Carrying on with our goal to break through the jargon of this magical technological (oxymoron, perhaps?) age, this short article is going to take a look at the API. What it is, what it does, and why it’s important.
That’s right, another acronym.
A.P.I = Application Programme Interface
Now, before you glaze over in the face of such phraseology, try to hang on in there with us. You see, it might sound like jargon for jargon’s sake but the API is a really rather cool innovation in digital technology. And pretty much at the heart of how the internet has evolved from a static series of web pages to the immersive, interactive and social tool that permeates into virtually every aspect of our lives.
For if the internet has revolutionised the human existence in ways the wheel could only have dreamed about, then the API is a fundamental tool in its ascension.
I know – heavy stuff, right?
What an API does
In a sense, the API is the means by which programmes and apps talk to each other. The means by which programmes share information.
Why is this important?
Well, it allows different applications to use the information delivered on major web platforms in order to provide a service or some kind of add-on function.
APIs are what makes it possible for Google Maps or Facebook to be integrated into different websites, for instance.
They’re a way for these giant web service providers to give permission to App developers to link into their programmes in order to share or in some way use the data stored on their server. As the owner of a business website, this might be as simple as allowing visitors to find your address via Google Maps.
Powering Social Media
Take a look at the top or bottom of this article and you’ll see buttons to allow you to share this article on a range of different platforms.
Now, while that might be a shameless plea to get you to share, the point is this:
It’s the various APIs of these platforms that allows this to be possible.
Sharing content across social media channels has become a fundamental aspect to marketing a business, service, product or person. It’s how we engage, how we generate interaction with clients, colleagues and fellow professionals. It’s the way we foster our reputations as authorities and reliable go-to guys in our chosen areas of expertise.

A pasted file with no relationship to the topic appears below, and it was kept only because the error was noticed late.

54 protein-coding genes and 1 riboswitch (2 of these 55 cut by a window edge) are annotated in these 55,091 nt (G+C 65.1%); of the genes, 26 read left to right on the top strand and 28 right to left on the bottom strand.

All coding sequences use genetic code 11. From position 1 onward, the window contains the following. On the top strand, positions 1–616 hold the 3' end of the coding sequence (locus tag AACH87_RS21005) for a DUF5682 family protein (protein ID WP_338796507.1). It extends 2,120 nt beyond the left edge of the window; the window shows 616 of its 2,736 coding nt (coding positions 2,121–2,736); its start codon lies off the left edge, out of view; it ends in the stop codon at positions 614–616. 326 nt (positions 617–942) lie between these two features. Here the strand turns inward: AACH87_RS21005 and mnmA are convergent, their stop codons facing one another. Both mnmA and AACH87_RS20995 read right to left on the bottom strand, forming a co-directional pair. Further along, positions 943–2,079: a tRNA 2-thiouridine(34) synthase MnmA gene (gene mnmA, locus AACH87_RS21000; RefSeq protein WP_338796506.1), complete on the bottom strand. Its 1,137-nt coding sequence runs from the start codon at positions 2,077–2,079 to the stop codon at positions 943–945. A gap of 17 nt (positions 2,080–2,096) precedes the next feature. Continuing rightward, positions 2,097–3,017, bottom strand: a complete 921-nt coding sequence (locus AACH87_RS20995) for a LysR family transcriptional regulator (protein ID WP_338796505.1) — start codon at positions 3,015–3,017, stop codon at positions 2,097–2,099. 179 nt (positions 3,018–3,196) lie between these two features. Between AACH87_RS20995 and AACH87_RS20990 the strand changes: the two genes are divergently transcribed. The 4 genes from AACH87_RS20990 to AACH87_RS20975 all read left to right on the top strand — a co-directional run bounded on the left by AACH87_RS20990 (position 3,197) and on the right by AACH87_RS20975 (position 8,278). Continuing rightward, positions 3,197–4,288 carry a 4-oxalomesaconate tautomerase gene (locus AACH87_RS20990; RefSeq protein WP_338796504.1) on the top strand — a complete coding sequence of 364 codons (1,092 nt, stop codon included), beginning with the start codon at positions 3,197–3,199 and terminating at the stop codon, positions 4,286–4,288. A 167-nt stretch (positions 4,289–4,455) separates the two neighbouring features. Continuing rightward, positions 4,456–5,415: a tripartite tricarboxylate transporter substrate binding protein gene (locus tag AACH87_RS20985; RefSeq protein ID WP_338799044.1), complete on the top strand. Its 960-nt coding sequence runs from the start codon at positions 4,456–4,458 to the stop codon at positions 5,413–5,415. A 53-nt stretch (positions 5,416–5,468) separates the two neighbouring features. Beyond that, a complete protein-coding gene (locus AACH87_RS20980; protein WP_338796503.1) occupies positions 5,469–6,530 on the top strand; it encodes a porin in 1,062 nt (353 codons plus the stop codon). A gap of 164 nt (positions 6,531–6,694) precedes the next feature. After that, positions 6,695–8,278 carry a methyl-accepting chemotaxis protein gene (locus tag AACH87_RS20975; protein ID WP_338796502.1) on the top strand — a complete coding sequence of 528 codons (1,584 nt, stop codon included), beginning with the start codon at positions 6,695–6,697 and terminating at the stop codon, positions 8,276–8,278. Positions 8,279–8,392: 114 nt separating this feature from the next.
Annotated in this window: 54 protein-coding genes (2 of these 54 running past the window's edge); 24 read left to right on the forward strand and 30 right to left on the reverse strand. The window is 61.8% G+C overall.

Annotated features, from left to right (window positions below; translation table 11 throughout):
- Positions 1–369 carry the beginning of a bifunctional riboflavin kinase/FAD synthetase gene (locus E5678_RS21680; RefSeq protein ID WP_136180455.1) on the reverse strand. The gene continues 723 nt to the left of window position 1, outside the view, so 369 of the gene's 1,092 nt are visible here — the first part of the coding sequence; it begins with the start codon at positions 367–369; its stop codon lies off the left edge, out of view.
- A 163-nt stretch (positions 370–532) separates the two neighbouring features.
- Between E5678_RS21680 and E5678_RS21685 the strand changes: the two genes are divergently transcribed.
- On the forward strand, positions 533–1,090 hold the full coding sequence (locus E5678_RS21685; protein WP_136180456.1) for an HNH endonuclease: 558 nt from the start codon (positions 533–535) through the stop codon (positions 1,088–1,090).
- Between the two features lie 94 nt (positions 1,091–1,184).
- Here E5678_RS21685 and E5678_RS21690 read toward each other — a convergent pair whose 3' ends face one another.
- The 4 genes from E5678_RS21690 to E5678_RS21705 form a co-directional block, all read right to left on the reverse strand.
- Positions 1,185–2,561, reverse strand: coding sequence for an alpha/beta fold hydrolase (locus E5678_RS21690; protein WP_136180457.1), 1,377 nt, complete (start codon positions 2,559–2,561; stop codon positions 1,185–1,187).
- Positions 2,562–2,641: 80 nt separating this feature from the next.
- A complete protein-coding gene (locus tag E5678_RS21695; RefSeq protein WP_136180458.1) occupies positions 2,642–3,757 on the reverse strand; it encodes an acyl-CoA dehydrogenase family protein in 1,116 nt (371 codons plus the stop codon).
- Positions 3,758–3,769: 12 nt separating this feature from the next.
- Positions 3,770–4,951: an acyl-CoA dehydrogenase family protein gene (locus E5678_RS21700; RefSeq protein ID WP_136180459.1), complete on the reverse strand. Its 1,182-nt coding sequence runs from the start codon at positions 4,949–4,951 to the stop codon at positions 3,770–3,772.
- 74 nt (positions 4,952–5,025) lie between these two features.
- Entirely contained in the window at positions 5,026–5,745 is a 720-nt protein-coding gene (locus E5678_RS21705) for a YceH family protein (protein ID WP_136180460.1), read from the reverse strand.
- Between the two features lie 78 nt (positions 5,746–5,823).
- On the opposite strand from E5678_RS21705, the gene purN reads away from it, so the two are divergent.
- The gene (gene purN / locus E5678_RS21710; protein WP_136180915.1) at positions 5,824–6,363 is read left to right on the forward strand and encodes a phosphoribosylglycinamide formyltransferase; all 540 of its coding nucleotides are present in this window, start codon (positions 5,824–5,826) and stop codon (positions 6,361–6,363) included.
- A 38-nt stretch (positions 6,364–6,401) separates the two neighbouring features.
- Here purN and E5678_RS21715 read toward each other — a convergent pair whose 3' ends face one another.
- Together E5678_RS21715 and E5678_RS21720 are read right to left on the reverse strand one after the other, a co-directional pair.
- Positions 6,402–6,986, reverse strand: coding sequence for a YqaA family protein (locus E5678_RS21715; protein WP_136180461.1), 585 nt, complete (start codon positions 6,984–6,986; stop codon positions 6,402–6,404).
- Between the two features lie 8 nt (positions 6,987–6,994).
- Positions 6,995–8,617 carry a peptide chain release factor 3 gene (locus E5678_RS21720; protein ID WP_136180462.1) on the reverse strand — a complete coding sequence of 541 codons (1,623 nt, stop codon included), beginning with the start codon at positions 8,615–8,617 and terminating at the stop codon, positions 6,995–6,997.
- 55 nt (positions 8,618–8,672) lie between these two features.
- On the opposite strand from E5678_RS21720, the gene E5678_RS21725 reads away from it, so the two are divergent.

And, as much as anything else, it’s the way we tend to find out about what’s going on in our industry and the world in general.
The death of a celebrity, the latest Brexit news or a new innovation in your industry generally finds its way onto news feeds and profile pages for others to read and share onwards.
A mass movement and sharing of data, news and other information – made possible by the API that links the platforms together.
Indeed, the API has been a critical development in the overall evolution of the internet and the socially driven nature it has become. Especially as we move towards an ever more mobile incarnation. Check out the apps on your phone, tablet and computer.
Whether a new game, service or website, we’re encouraged to sign up not by inputting our details into a new form – but by pressing a button to use our profile on Facebook, Google+, LinkedIn or some other network.
The social media outlets use APIs to let these sites piggyback their platforms and utilise their data.
Because it works as a two-way stream, mutually beneficial to all concerned.
We come back to the idea of the API acting as a means for systems to talk. And by talking, they are sharing data that both can use to their advantage.
Sign up for TripAdvisor with your Facebook page and what happens?
TripAdvisor has access to your profile – providing it with instant access to your likes, dislikes and things such as your travel or eating habits. Enabling it to contextualise its content to the things you’re more likely to have an interest in.
While further integrating your ‘interests’ into your Facebook profile.
APIs are powerful components in the digital arena. They provide users with access to online services, enable us to easily share information and are the catalyst for much of the data that we shift between platforms in our daily lives.